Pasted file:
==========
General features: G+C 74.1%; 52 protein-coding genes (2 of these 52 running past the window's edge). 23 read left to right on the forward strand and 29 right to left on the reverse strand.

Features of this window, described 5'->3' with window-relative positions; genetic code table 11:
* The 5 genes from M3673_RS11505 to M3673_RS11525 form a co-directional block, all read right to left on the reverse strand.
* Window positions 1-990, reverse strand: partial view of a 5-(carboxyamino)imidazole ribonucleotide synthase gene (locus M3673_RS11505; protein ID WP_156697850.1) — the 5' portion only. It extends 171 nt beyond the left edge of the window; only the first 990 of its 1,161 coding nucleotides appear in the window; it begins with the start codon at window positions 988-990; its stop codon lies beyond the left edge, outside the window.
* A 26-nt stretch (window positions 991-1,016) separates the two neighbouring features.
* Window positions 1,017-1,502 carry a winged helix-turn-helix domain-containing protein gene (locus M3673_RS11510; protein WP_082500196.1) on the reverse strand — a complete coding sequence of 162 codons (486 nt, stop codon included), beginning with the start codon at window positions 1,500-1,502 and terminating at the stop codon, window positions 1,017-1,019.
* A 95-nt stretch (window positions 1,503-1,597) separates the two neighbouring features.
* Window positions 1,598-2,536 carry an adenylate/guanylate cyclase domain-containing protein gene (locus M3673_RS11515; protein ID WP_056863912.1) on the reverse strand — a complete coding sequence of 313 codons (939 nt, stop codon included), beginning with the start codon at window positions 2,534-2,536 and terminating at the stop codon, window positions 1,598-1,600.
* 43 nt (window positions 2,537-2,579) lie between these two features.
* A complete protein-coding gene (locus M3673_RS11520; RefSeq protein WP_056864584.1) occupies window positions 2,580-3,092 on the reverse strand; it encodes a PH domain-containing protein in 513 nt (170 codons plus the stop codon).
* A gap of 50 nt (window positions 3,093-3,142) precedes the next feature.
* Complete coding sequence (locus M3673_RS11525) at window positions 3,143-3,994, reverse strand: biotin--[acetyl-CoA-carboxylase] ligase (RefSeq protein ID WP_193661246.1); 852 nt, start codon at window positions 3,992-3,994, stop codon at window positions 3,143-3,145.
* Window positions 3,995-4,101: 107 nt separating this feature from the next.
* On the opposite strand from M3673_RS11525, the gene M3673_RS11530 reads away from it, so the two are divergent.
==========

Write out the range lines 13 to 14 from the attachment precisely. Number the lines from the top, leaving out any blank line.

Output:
* Window positions 3,995-4,101: 107 nt separating this feature from the next.
* On the opposite strand from M3673_RS11525, the gene M3673_RS11530 reads away from it, so the two are divergent.